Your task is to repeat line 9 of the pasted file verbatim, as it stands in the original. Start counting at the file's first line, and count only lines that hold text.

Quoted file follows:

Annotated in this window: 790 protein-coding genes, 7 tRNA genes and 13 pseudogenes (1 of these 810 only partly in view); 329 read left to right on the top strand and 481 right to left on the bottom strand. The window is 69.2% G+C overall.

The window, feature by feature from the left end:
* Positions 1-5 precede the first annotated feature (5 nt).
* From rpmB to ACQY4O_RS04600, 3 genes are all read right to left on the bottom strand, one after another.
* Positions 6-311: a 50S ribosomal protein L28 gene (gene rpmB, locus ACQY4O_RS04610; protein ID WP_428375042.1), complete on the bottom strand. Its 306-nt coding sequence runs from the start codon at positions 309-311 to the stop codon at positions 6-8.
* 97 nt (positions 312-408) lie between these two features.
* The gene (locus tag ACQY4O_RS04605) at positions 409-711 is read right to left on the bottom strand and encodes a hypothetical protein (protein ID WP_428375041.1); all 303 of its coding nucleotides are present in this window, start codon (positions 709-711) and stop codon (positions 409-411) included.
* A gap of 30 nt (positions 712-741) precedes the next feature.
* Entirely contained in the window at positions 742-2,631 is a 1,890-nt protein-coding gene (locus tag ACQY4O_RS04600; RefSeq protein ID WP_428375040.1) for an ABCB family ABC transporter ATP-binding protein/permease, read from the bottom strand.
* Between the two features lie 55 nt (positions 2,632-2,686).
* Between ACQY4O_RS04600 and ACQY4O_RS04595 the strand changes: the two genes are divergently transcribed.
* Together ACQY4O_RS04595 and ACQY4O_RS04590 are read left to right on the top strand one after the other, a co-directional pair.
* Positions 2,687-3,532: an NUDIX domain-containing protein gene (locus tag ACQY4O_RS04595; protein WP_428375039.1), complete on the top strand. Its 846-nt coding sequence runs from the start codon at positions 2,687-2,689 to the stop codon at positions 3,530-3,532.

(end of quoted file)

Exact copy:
* Entirely contained in the window at positions 742-2,631 is a 1,890-nt protein-coding gene (locus tag ACQY4O_RS04600; RefSeq protein ID WP_428375040.1) for an ABCB family ABC transporter ATP-binding protein/permease, read from the bottom strand.